From a carrier’s point of view, driver dash cams offer plenty of benefits: protection against legal claims, potential insurance savings and increased safety through better driver coaching. Drivers, on the other hand, may be wary of fleet dash cams, which they often see as intruding on their privacy.

But the truth is that cameras also offer protection to drivers. In a world where drivers are often assumed to be at fault for accidents – despite research that shows that they’re not – video evidence from dash cams can be crucial to exoneration.

Are you considering adding dash cams to your fleet (if you’re not, you should be!) and concerned about pushback from your drivers? Check out these strategies for getting your drivers on board with dash cams.

 

Explain How Dash Cams Protect Drivers

Dash cams protect commercial drivers. This is a powerful point to make when talking to your drivers about adding cameras to your fleet.

Research consistently shows that the passenger car drivers are more often at fault in serious truck-car crashes. At the same time, trucking companies are being sued more often and the verdicts against carriers are getting larger, according to the American Transportation Research Institute.

And it’s not just carriers who suffer. Being wrongly blamed for an accident can result in legal issues for commercial drivers and hurt their future employability. Video footage can quickly clear a driver after an accident – or, at least, aid in accurately distributing responsibility among multiple drivers.

A 2019 NSTSCE study found that carriers using video-based onboard safety monitoring systems (i.e., dash cams) “report significant benefits related to ease of driver exonerations.” Also, a carrier involved in the study said that the driver-exoneration angle was key to getting 100 percent driver buy-in on using cameras.

 

Related: Why You Need to Add Dash Cams in 2021

 

Be Upfront About What Is Being Recorded

Implementing driver dash cams is all about protecting your employees and your business. However, drivers may suspect that the cameras are there to spy on them. Address that concern by being transparent about how the cameras work and what they will record.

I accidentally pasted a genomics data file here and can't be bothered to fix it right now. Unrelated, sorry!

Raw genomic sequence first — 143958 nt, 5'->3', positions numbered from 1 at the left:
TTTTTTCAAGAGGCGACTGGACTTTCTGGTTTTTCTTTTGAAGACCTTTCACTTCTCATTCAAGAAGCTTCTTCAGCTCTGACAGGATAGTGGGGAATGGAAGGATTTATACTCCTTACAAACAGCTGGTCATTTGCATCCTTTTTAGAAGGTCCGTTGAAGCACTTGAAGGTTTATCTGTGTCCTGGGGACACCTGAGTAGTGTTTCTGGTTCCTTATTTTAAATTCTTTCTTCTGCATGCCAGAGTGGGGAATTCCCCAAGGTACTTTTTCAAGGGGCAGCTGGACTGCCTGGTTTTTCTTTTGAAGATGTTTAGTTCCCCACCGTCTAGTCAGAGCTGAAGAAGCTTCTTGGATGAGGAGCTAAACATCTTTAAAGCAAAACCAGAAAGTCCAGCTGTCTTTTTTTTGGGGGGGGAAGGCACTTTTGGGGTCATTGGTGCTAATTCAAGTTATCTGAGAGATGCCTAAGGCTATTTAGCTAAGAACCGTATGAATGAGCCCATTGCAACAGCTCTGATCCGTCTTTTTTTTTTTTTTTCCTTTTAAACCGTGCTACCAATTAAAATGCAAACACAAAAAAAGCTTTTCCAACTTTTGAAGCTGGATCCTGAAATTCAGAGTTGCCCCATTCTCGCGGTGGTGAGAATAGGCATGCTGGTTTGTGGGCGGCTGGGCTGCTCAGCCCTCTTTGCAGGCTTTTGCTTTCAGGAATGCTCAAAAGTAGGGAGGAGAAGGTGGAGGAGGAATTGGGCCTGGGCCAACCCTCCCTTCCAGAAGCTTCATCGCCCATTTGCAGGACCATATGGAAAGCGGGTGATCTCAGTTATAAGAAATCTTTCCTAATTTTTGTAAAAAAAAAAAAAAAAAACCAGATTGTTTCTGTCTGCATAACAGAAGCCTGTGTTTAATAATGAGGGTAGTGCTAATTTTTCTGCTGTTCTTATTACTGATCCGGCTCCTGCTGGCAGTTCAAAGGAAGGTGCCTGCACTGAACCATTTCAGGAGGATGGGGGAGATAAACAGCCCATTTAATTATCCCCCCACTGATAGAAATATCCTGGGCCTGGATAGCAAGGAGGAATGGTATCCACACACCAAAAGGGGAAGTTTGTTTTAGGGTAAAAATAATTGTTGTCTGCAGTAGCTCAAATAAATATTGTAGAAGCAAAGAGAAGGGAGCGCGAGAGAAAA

EROAD’s Clarity Dashcam, for instance, offers front-facing or dual front/driver-facing configurations, as well as optional in-cab audio recording. If you choose a camera that includes a driver-facing option or audio recording, be upfront about it and explain why – and be sure you are following any state-specific rules about using recording devices.

Also, explain how the cameras work. Drivers may be concerned that dash cams provide fleet managers with live-streaming video of everything they do. Some cameras do have that kind of functionality. But when choosing the right model for your fleet, it’s important to balance the benefits of dash cams with drivers’ desire for autonomy while they’re working – especially if you’re interested in getting drivers comfortable with the idea of cameras in the first place.

A dash cam like Clarity achieves that balance. It records continuously. However, clips are only uploaded to the cloud when there is a critical event (harsh breaking, sharp acceleration, sharp cornering), when a driver manually activates the camera or when an authorized user requests a clip.

 

Develop a Camera Policy

Drivers also need to know how dash cam footage will be used and how it can affect their employment. That’s why it’s important to develop, distribute and consistently follow a dash cam policy. Every carrier is different, so policies will differ. Generally, though, a dash cam policy should cover things like:

  • What safety events will trigger the dash cam
  • Where and for how long video footage is stored
  • Who has access to footage
  • How to get footage at an accident scene
  • How footage will be used for coaching and corrective action
  • Consequences for tampering with in-cab cameras
  • Who to talk to about dash cam questions, complaints or concerns

 

A policy that addresses issues like these can remove some of the unknowns that may make drivers leery of dash cams and help get everyone in the organization on the same page.

 

Select a Dash Cam that Is Easy to Use

Ease of use is a crucial consideration whenever adding new in-cab technology – after all, drivers want to drive, not fiddle around with distracting devices. When considering your dash cam options, look into whether a driver must interact with the camera in any way. Your best bet is to select a model that doesn’t require the driver to do anything.

EROAD’s Clarity, for example, automatically starts recording when – and only when – the truck’s engine is running. Drivers don’t have to do anything unless they opt to manually start sending clips to the cloud with the push of a button on the dash.

Change can be difficult for drivers, especially when you factor in their concerns about privacy. But clear communication from carriers about the protections that dash cams provide to drivers, how in-cab cameras operate and how the data collected will be used can help pave the road to getting drivers on board with dash cams.

 

Large verdicts against trucking companies are increasing in frequency and size. Download our white paper How Dash Cams Protect Your Drivers and Your Business to learn more about the litigious landscape carriers operate in and how dash cams can help.

Luke Roney

Content Marketing Specialist
Luke is a writer, editor and journalist with more than 15 years of experience. His constant goal is to provide valuable content that helps people understand complex concepts, solve problems and make informed decisions.

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How to Get Your Drivers on Board with Dash Cams

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